Cruel But Fair

I’m a little behind on my Internet so I missed this prime comment. (via) Open thread.

52 replies
  1. 1
    aimai says:

    I hope that “Douthat” for “bad date” does as well as Santorum has done.

  2. 2
    John Cole +0 says:

    Oh, sweet jeebus. Click through the Gawker link and I challenge you to read more than a paragraph before you want to gargle cyanide.

  3. 3
    aimai says:

    I can’t imagine what Douthat, the least imaginative, creative, or empathetic creature in the known universe, could have to say that was interesting about movies. I mean for fuck’s sake the guy is stuck in premature senescence as his mode, with a world view that is straight outta the 13 hundreds spiritually speaking.

  4. 4
    Betty Cracker says:

    Yeah, no. I’d sooner subject myself to a hairstyle guide authored by Donald Trump. No doubt it’ll provide bountiful snark fodder though.

  5. 5
    Emma says:

    @John Cole +0: Tried it. Stopped myself just in time from grabbing my father’s filleting knife. Still don’t know if suicide or homicide would have ensued.

  6. 6
    c u n d gulag says:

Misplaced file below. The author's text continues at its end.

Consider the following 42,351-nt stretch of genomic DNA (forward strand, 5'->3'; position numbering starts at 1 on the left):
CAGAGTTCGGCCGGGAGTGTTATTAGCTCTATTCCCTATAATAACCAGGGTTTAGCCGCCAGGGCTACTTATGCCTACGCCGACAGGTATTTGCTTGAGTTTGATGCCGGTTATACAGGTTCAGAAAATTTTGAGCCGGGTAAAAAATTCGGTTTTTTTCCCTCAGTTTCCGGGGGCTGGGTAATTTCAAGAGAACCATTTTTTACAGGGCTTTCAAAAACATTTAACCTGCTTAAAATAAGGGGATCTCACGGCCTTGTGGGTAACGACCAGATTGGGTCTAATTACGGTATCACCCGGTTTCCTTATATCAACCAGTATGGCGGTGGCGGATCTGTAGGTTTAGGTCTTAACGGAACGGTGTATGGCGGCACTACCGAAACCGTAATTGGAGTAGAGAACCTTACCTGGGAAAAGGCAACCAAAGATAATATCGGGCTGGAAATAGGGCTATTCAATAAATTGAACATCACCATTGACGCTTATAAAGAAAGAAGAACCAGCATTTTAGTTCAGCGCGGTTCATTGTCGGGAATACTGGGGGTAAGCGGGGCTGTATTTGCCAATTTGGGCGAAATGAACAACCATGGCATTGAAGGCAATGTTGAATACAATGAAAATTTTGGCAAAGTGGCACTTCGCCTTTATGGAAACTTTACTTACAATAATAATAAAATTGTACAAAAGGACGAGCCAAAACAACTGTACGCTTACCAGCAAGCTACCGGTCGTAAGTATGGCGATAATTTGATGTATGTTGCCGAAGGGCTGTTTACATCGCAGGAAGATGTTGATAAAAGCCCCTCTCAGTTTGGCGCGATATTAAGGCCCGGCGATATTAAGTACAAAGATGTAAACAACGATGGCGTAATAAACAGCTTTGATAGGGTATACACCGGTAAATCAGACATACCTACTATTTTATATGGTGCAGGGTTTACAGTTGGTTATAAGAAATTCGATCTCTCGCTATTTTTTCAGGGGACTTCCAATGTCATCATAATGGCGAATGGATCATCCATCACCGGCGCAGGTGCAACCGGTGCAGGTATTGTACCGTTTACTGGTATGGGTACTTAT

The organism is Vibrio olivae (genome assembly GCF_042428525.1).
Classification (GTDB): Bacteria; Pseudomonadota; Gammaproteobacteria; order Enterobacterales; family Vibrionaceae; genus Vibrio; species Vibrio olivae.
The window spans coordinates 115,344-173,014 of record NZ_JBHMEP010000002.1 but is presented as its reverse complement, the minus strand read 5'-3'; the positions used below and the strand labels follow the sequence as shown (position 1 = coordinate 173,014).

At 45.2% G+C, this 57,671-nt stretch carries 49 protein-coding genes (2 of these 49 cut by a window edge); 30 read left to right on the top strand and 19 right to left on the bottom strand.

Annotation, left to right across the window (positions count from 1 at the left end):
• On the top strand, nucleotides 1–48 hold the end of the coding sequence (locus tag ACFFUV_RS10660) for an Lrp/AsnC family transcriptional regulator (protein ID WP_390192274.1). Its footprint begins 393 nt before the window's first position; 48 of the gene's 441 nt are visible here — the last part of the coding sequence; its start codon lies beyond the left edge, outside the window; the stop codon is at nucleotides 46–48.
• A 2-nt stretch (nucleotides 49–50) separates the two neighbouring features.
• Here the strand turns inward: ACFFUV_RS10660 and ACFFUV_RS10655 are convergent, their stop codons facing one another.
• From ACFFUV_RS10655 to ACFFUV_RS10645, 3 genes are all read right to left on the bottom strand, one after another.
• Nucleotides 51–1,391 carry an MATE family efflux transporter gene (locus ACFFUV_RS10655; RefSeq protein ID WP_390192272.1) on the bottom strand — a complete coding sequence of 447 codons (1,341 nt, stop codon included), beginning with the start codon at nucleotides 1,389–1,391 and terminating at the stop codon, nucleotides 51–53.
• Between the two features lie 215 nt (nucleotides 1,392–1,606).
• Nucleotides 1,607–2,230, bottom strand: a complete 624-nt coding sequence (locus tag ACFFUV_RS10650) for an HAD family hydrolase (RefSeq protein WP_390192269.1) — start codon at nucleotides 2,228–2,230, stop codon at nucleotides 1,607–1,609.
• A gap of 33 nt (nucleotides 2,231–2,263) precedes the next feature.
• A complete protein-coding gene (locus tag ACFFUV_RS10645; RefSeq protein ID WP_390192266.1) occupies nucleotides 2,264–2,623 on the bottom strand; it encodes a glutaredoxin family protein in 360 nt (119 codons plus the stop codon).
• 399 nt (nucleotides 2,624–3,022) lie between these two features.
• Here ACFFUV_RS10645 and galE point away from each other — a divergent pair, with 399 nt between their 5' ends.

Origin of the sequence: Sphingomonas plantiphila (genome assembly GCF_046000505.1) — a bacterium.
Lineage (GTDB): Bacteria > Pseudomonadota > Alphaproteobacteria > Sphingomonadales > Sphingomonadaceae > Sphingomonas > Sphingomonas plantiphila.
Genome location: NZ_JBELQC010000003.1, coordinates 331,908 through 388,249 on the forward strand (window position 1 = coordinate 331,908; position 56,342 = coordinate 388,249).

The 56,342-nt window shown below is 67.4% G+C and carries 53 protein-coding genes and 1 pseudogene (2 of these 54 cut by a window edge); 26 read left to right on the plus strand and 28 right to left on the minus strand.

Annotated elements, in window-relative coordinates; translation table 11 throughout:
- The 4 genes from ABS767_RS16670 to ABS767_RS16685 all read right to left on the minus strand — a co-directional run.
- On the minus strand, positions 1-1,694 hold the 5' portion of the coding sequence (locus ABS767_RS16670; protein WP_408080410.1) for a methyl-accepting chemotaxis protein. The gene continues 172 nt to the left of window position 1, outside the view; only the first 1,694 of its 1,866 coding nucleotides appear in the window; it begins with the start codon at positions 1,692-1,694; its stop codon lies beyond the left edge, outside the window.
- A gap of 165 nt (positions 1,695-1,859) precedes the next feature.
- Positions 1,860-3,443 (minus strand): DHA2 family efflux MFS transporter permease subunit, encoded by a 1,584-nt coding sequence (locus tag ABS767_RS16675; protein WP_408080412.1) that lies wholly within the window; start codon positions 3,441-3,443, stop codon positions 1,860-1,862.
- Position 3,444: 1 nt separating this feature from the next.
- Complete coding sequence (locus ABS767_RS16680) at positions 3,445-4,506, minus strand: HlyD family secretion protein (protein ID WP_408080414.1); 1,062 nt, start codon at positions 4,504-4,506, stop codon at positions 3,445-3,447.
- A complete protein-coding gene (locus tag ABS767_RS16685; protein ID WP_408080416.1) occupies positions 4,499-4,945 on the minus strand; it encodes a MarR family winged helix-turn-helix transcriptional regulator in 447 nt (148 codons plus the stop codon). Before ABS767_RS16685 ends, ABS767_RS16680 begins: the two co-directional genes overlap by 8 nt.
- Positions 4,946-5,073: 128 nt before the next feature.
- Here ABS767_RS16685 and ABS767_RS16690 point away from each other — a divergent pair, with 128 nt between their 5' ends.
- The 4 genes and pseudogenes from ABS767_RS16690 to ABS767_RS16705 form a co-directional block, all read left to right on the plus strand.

So, they’re no longer known as “Bobo’s?”
    Sorry Brooksie…

  7. 7
    Ultraviolet Thunder says:


    I can’t imagine what Douthat, the least imaginative, creative, or empathetic creature in the known universe, could have to say that was interesting about movies.

    Plenty, actually. Most of it negative and all seen through the lens of his prudish and easily startled psyche. I was curious and had a look. Don’t.

  8. 8
    Wag says:

    @c u n d gulag:

    Bobos were already in a relationship with each other and tried to become role models for leading the virtuous life of intellectual and financial superiority.

  9. 9
    Suffern ACE says:

    Imagine. You are tasked with shoring up the times sagging sales. You could do a crossover, you think. A series where Green Arrow and Aqua-man have an adventure. Or Wolverine and Hulking give it a go.

    Somehow, that idea morphs into “frank and Ross talk about what movies they’ve seen.” Which is probably why they are doomed.

  10. 10
    GregB says:

    Douthat is just going to review The Name of the Rose and The DaVinci Codes series over and over and over and over….

  11. 11
    dmsilev says:

    So, basically the Times’ paywall is for our protection. Or perhaps it’s a non-too-subtle form of extortion. “Pay us, or we will unleash this horror upon the world. Don’t make us add Thomas Friedman to this group. Or Maureen Dowd.”

  12. 12
    dmsilev says:

    Also, can we preemptively ban Douthat from watching any movies featuring Reese Witherspoon? For the good of humanity.

  13. 13
    Suffern ACE says:

    Joe Torre talks home decorating with Kathleen Battle. I might read that. That might reveal things I didn’t know.

  14. 14
    Violet says: